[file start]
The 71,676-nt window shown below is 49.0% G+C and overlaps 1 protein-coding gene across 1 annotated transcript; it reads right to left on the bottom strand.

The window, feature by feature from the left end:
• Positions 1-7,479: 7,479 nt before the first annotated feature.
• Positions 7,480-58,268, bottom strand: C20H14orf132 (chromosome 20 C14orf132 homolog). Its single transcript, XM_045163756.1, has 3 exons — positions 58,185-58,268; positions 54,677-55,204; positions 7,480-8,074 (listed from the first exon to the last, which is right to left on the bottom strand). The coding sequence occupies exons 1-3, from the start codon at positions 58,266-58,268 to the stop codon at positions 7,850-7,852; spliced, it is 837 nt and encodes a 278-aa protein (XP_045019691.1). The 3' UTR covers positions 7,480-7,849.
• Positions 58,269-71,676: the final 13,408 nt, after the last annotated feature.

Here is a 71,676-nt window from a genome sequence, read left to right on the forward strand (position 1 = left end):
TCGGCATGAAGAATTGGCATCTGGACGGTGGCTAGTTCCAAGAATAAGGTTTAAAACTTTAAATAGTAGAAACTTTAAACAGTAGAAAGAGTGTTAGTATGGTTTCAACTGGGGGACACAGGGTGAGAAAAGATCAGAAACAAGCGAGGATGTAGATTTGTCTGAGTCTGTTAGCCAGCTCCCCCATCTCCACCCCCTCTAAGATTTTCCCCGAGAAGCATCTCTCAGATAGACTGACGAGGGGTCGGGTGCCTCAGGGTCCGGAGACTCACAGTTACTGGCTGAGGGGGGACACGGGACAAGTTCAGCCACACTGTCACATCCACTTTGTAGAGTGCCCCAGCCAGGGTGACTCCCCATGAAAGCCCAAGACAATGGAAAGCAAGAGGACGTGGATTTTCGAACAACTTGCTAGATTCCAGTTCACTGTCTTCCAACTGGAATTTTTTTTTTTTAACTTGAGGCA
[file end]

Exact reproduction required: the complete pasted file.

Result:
The 71,676-nt window shown below is 49.0% G+C and overlaps 1 protein-coding gene across 1 annotated transcript; it reads right to left on the bottom strand.

The window, feature by feature from the left end:
• Positions 1-7,479: 7,479 nt before the first annotated feature.
• Positions 7,480-58,268, bottom strand: C20H14orf132 (chromosome 20 C14orf132 homolog). Its single transcript, XM_045163756.1, has 3 exons — positions 58,185-58,268; positions 54,677-55,204; positions 7,480-8,074 (listed from the first exon to the last, which is right to left on the bottom strand). The coding sequence occupies exons 1-3, from the start codon at positions 58,266-58,268 to the stop codon at positions 7,850-7,852; spliced, it is 837 nt and encodes a 278-aa protein (XP_045019691.1). The 3' UTR covers positions 7,480-7,849.
• Positions 58,269-71,676: the final 13,408 nt, after the last annotated feature.

Here is a 71,676-nt window from a genome sequence, read left to right on the forward strand (position 1 = left end):
TCGGCATGAAGAATTGGCATCTGGACGGTGGCTAGTTCCAAGAATAAGGTTTAAAACTTTAAATAGTAGAAACTTTAAACAGTAGAAAGAGTGTTAGTATGGTTTCAACTGGGGGACACAGGGTGAGAAAAGATCAGAAACAAGCGAGGATGTAGATTTGTCTGAGTCTGTTAGCCAGCTCCCCCATCTCCACCCCCTCTAAGATTTTCCCCGAGAAGCATCTCTCAGATAGACTGACGAGGGGTCGGGTGCCTCAGGGTCCGGAGACTCACAGTTACTGGCTGAGGGGGGACACGGGACAAGTTCAGCCACACTGTCACATCCACTTTGTAGAGTGCCCCAGCCAGGGTGACTCCCCATGAAAGCCCAAGACAATGGAAAGCAAGAGGACGTGGATTTTCGAACAACTTGCTAGATTCCAGTTCACTGTCTTCCAACTGGAATTTTTTTTTTTTAACTTGAGGCA